The world of The Florida Project is not one you’d ever want to find yourself in, but by the end of Sean Baker’s wildly funny and tenderly empathetic new film, it’s also one you’ll be sad to say goodbye to. Grounded in a studied reality of Orlando’s hidden homeless, but bursting with colourful style, it’s a bit like Wes Anderson doing Ken Loach, neatly avoiding leaden worthiness or a myopic focus on misery by centring on a gang of six year olds. Baker matches the hardships of poverty with the imagination and joy of childhood, crafting his masterpiece as a result.
Based in the real-life location of the Magic Castle budget motel, in the opulent shadow of Disneyland Florida, we are led through The Florida Project by the manic six year old Moonee (Brooklynn Prince). She’s a tiny explosion of destructive energy, like a storm escaped from its teacup, living life at a non-stop sprint, utterly unaware of the financial struggles of her young mum Halley (Bria Vinaite). With her friends Jansey (Valeria Cotto) and Scooty (Christopher Rivera), she cuts a swathe through the motel and its surroundings, going on adventures, scamming tourists, and even accidentally lighting the occasional fire.
These kids are astonishingly good, some of the best child acting you’ll ever see. They’re foul-mouthed but caring, and though Moonee in particular is incredibly savvy, Baker and his co-writer Chris Bergoch never give them clichéd ‘wise beyond their years’ dialogue. They yell over one another and tell stories with no endings, just as real little kids do, but they also nail their scripted dialogue and are absurdly endearing. Prince is a supernova of raw talent, consistently hilarious until she has to be heartbreaking, and it’s easy to see why the Magic Castle’s adult residents are so permitting of the rings she runs around them.
In her first ever acting role (she was cast via Instagram DM), Vinaite is excellent. She’s funny and sad, completely charming until she’s truly angry, at which point she’s terrifying. It’s a full force performance, and the casting department and Baker’s direction of his inexperienced cast deserve unadulterated praise for doing pretty much flawless jobs. Wrangling this madness in the film is motel manager Bobby (Willem Dafoe), an incredibly kind and understanding man, beloved by the occupants as both a good-hearted and compassionate landlord and a reluctant father figure.
It’s one of Dafoe’s very best performances, him and Baker tapping into the rich vein of emotion that kindness can bring. He’s frustrated but incredibly patient, whether he’s giving Halley advice or negotiating with a flock of herons blocking his car park, but he can also dial up the menace whenever he sees anyone dare to threaten the kids under his care. The Florida Project doesn’t need to resort to manipulative tactics to make you well up, instead finding its most moving moments in displays of grace and affection. Baker is a hugely empathetic filmmaker, and so to see him marshal a cast of often equally empathetic characters – almost everyone in the motel wants what’s best for their fellow tenants and are always offering help – is a rare cinematic joy.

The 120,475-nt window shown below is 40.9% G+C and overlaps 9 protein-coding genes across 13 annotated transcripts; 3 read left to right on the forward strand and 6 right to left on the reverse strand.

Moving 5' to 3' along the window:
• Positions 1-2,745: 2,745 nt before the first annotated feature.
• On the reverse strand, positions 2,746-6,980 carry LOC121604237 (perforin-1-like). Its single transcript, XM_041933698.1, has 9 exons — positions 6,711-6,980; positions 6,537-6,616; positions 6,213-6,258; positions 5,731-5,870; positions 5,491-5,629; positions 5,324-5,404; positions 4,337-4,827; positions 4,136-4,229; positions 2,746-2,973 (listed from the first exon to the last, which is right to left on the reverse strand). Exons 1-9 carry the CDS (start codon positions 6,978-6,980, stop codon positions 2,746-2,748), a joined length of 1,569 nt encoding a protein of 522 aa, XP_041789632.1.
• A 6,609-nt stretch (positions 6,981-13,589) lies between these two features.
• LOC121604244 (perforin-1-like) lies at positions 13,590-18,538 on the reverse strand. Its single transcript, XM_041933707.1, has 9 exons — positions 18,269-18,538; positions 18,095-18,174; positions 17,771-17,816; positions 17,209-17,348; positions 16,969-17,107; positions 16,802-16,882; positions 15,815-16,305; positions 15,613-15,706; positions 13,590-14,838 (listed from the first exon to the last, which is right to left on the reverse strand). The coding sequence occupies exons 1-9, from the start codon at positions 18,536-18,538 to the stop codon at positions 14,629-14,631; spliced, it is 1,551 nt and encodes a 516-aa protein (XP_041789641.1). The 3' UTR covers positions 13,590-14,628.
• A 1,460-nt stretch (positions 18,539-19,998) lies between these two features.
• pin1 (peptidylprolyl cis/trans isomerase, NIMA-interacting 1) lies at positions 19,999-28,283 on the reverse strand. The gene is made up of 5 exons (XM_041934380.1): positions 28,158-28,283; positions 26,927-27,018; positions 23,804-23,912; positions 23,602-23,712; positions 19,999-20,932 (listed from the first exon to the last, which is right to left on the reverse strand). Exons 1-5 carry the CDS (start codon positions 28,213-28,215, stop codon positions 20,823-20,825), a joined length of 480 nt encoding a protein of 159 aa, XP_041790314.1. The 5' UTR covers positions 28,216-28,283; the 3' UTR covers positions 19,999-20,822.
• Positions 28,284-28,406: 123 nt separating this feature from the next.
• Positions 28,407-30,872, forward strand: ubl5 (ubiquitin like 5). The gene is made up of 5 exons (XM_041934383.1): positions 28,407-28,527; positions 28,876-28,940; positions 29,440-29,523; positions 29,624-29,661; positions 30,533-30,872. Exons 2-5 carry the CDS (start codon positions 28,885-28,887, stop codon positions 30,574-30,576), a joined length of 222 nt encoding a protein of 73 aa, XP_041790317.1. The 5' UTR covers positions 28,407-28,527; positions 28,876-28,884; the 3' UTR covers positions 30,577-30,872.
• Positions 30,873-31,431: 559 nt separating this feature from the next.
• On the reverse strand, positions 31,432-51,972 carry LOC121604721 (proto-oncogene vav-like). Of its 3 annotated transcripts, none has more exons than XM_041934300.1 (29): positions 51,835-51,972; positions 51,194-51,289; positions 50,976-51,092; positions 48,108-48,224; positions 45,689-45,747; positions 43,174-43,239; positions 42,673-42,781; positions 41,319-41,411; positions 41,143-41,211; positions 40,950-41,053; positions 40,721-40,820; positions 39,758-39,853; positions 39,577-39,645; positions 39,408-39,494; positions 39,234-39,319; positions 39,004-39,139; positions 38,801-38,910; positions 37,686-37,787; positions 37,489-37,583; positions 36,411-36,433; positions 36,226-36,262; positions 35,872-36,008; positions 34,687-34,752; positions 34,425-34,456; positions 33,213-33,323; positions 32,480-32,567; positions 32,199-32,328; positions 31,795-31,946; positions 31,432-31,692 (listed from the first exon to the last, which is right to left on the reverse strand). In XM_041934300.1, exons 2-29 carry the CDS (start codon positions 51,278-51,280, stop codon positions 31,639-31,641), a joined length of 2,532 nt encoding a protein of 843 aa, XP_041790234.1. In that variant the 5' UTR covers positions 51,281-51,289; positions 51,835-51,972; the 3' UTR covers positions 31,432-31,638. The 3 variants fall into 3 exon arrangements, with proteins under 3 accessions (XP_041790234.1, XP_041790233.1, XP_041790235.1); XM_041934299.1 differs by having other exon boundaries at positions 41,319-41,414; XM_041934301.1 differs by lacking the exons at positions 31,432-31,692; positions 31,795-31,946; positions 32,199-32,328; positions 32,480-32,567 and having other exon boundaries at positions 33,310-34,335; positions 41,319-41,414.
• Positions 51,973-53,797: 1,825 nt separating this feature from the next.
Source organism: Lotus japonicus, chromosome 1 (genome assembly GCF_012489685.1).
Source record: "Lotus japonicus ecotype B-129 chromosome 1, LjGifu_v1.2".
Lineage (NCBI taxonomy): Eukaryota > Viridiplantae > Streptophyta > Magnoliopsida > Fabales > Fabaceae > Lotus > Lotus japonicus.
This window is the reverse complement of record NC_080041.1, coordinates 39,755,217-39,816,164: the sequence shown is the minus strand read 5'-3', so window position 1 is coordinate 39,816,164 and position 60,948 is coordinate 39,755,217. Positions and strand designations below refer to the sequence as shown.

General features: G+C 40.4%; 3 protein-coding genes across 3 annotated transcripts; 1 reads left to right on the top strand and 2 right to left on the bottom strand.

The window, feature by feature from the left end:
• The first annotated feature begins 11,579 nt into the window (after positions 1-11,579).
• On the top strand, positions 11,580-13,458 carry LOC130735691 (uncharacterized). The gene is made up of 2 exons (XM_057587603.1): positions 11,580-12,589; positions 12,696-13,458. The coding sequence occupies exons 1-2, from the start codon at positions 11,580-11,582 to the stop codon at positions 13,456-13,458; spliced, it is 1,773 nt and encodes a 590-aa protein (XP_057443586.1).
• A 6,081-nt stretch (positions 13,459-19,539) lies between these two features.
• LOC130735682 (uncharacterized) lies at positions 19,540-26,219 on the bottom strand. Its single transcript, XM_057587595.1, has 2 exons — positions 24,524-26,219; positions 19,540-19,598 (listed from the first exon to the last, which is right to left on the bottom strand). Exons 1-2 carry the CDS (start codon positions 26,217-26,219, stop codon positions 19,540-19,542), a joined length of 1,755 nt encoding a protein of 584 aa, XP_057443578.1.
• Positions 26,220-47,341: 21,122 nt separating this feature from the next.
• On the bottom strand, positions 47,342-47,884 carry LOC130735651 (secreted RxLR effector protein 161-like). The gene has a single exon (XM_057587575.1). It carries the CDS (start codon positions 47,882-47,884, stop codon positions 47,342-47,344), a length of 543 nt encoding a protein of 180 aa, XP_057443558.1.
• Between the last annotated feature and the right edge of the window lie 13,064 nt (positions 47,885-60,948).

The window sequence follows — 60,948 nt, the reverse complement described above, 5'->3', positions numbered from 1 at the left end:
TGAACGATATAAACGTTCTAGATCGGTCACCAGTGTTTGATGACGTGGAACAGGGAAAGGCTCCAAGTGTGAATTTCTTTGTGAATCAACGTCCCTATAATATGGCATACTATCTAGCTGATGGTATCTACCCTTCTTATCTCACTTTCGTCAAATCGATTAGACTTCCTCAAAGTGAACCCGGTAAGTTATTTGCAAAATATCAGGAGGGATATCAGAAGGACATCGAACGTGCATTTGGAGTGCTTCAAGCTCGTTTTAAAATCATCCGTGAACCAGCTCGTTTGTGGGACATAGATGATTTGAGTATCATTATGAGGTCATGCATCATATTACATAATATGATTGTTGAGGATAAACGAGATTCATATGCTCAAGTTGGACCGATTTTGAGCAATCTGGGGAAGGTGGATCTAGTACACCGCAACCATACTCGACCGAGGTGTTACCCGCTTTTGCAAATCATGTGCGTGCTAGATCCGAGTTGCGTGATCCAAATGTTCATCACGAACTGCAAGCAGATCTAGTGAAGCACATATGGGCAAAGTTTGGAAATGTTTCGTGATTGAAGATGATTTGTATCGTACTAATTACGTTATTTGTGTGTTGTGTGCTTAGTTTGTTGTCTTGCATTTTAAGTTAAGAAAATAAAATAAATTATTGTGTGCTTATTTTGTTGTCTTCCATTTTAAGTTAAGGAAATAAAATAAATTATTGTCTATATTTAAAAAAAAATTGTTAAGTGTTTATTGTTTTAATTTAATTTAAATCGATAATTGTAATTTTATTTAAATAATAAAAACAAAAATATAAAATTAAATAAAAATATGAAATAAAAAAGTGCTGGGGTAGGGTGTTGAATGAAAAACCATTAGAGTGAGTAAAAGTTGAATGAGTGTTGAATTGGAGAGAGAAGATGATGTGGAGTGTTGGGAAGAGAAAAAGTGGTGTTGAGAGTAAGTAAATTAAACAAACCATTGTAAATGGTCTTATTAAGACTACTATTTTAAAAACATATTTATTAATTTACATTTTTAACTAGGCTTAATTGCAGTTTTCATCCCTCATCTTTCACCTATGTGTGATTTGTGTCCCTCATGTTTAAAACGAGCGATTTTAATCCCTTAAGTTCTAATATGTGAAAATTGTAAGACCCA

By the end of The Florida Project, you’ll know the ins and outs of the Magic Castle almost as well as you know your own home. In having the kids explore every nook and cranny, as well as give guided tours for new young arrivals, we get a very strong sense of the place’s geography, and its pastel purple paint work adds to this to make for one of the most memorable movie locations of recent years. Every inch feels lived in, and DOP Alexis Zabe does stunning work with it.
Baker’s last film, Tangerine, was shot entirely on an iPhone, but here he makes a huge leap up to gorgeous 35mm film. Every run down condo, tacky store, and picturesque sky shot looks fantastic, colours positively glowing from the screen as the kids barrel past shop after shop in wide shots that give a brilliant view of this very particular corner of the world. In one inspired sequence, Baker even goes back to guerrilla iPhone shooting, adding an ever greater sense of immediacy and lightning fast energy to one of the film’s most emotionally charged moments.
As the above might suggest, The Florida Project is for the most part plotless, but that’s all part of its immeasurable charm. A child’s life is messy and disorganised, and the vast majority of the film takes place from a kid’s eye view of the world, every discovery a fresh adventure, and adult strangers’ faces rarely entering the frame a Moonee and co zip past without any sort of stop to acknowledge them. Like Moonlight last year, this is not a film that wishes to make universal statements, instead tackling its social issues with a wonderful specificity that avoids condescending or patronising its subjects.
We feel that we truly know Moonee, Halley et al, The Florida Project pulling off the trick that only the best drama can – drawing its characters so fully that, without being told about it, we can imagine their pasts and their futures well away from the cameras. These are as close as a film can come to real people living real lives, and it’s a privilege to be allowed an insight.